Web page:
After checking in, I took the vintage Otis elevator to my fourth-floor room, which was hot as hell – fitting. The front desk dispatched a service technician, and as he worked on the air conditioner, I quizzed him about the hotel’s ghostly reputation.
“Is there anything to the ghost stuff?”
“Yep, they’re here,” he said. “I had my first experience after I’d been here a few months – tapped me right on the shoulder, but there was nobody there.”
“Interesting…” I replied, feeling a little chill down my spine.
At twilight, I walked out front to admire the Stanley’s beautiful facade against the darkening sky and visit the mildly creepy hedge maze, disappointed that a frozen Jack Nicholson was nowhere to be found. Back inside, I peeked in the séance room. The place certainly looked haunted.
Although Stephen King’s frightful night was in Room 217, the fourth floor where I was staying is thought to be the most haunted part of the hotel. Guests in Room 407 have reported being tucked into bed by an invisible force, and the apparition of a cowboy has been reported in Room 428. But Room 401 is the creepiest – female guests have reported inappropriate “touching” by what is thought to be an unfriendly male ghost. After my unsettling experience at the St. James, learning about the paranormal activity that has occurred just down the hall from my room had my eyes wide open as I turned off the bedside lamp.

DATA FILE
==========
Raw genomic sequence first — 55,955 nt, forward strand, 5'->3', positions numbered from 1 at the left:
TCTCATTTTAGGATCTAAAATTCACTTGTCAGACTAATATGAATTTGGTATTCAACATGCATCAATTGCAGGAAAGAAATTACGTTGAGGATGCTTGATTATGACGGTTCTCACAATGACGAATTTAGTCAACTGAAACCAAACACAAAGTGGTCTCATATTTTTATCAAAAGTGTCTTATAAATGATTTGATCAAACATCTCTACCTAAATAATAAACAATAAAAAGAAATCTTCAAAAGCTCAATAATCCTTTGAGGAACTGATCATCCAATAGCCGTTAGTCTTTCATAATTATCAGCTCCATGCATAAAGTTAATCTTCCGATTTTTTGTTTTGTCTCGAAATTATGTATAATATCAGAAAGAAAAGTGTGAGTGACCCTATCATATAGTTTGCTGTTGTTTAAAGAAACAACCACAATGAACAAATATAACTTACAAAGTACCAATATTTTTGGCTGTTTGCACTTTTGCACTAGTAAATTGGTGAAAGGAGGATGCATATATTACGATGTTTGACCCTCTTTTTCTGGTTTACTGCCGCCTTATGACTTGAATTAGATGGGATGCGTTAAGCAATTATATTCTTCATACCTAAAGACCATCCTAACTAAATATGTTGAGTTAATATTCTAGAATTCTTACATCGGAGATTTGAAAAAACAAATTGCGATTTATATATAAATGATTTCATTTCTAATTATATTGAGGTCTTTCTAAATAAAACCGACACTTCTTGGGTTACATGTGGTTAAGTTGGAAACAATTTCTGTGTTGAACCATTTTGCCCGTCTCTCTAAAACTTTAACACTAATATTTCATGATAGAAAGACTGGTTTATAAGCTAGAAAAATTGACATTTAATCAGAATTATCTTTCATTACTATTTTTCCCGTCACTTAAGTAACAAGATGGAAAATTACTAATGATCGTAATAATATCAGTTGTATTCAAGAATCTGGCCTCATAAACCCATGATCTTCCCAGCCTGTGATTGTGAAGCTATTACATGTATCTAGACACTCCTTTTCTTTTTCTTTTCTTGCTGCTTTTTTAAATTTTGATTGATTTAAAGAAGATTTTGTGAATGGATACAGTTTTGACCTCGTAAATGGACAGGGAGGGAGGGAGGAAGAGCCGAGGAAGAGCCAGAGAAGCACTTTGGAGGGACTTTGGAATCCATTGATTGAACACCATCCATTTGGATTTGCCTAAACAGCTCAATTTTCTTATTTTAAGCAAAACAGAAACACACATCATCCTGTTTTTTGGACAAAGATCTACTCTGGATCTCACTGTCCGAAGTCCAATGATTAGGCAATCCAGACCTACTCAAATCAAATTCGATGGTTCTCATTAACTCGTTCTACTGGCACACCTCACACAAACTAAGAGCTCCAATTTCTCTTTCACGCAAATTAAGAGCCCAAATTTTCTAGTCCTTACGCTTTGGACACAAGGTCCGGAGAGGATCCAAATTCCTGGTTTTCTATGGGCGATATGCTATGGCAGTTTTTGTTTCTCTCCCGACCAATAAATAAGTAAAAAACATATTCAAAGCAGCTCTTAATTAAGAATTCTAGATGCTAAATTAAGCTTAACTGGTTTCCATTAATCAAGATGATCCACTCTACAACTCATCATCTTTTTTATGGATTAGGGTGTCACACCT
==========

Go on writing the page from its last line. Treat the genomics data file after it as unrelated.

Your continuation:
However, after a restful sleep undisturbed by the spirit world, I packed up and headed south on the Peak-to-Peak Scenic Byway, a beautiful, curvy mountain road that reminded me why I’m a motorcyclist. Thinking it couldn’t get any better, I was proven wrong on State Route 119 toward Boulder, which follows a burbling stream with high rock cliffs on both sides for 16 glorious miles.
The fun soon came to an end, and I steeled myself for a long, hot slog on Interstate 70 into Kansas. It was well after dark and I had clocked 652 miles for the day when I arrived in Lawrence for the last stop on my ghost tour.